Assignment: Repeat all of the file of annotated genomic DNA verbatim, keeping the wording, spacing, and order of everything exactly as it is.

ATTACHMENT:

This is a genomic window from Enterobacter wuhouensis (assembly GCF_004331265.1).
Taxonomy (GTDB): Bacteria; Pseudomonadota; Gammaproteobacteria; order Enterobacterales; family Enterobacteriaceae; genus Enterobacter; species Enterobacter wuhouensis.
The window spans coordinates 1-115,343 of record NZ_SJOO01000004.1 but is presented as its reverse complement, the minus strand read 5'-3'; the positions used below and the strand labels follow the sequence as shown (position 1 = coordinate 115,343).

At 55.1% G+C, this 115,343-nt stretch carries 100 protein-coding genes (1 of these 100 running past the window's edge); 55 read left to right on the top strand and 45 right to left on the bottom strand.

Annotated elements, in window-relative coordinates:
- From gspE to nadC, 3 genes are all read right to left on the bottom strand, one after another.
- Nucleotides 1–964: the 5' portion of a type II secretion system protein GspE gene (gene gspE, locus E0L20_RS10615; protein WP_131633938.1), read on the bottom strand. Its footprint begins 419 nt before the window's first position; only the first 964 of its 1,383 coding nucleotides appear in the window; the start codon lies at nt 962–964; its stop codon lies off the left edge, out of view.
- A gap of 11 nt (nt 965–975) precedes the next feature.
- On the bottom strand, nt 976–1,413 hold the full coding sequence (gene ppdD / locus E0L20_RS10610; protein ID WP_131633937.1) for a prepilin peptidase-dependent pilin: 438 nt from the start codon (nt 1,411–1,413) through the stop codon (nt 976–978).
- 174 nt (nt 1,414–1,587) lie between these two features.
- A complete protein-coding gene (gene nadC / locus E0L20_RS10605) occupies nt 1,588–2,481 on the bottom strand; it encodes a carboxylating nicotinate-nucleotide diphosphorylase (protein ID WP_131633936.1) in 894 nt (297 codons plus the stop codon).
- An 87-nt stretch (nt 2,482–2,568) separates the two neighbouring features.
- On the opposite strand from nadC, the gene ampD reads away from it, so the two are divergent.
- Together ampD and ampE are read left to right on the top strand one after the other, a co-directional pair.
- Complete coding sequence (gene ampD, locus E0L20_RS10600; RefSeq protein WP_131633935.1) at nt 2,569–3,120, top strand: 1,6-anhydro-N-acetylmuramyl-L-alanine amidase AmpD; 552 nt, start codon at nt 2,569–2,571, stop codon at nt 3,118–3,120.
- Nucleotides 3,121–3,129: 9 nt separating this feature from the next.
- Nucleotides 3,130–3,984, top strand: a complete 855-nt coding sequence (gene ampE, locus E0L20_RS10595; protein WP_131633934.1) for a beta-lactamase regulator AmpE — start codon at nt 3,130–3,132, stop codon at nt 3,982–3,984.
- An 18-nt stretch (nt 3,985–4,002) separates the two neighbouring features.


This is a genomic window from Enterobacter wuhouensis (assembly GCF_004331265.1).
Taxonomy (GTDB): Bacteria; Pseudomonadota; Gammaproteobacteria; order Enterobacterales; family Enterobacteriaceae; genus Enterobacter; species Enterobacter wuhouensis.
The window spans coordinates 1-115,343 of record NZ_SJOO01000004.1 but is presented as its reverse complement, the minus strand read 5'-3'; the positions used below and the strand labels follow the sequence as shown (position 1 = coordinate 115,343).

At 55.1% G+C, this 115,343-nt stretch carries 100 protein-coding genes (1 of these 100 running past the window's edge); 55 read left to right on the top strand and 45 right to left on the bottom strand.

Annotated elements, in window-relative coordinates:
- From gspE to nadC, 3 genes are all read right to left on the bottom strand, one after another.
- Nucleotides 1–964: the 5' portion of a type II secretion system protein GspE gene (gene gspE, locus E0L20_RS10615; protein WP_131633938.1), read on the bottom strand. Its footprint begins 419 nt before the window's first position; only the first 964 of its 1,383 coding nucleotides appear in the window; the start codon lies at nt 962–964; its stop codon lies off the left edge, out of view.
- A gap of 11 nt (nt 965–975) precedes the next feature.
- On the bottom strand, nt 976–1,413 hold the full coding sequence (gene ppdD / locus E0L20_RS10610; protein ID WP_131633937.1) for a prepilin peptidase-dependent pilin: 438 nt from the start codon (nt 1,411–1,413) through the stop codon (nt 976–978).
- 174 nt (nt 1,414–1,587) lie between these two features.
- A complete protein-coding gene (gene nadC / locus E0L20_RS10605) occupies nt 1,588–2,481 on the bottom strand; it encodes a carboxylating nicotinate-nucleotide diphosphorylase (protein ID WP_131633936.1) in 894 nt (297 codons plus the stop codon).
- An 87-nt stretch (nt 2,482–2,568) separates the two neighbouring features.
- On the opposite strand from nadC, the gene ampD reads away from it, so the two are divergent.
- Together ampD and ampE are read left to right on the top strand one after the other, a co-directional pair.
- Complete coding sequence (gene ampD, locus E0L20_RS10600; RefSeq protein WP_131633935.1) at nt 2,569–3,120, top strand: 1,6-anhydro-N-acetylmuramyl-L-alanine amidase AmpD; 552 nt, start codon at nt 2,569–2,571, stop codon at nt 3,118–3,120.
- Nucleotides 3,121–3,129: 9 nt separating this feature from the next.
- Nucleotides 3,130–3,984, top strand: a complete 855-nt coding sequence (gene ampE, locus E0L20_RS10595; protein WP_131633934.1) for a beta-lactamase regulator AmpE — start codon at nt 3,130–3,132, stop codon at nt 3,982–3,984.
- An 18-nt stretch (nt 3,985–4,002) separates the two neighbouring features.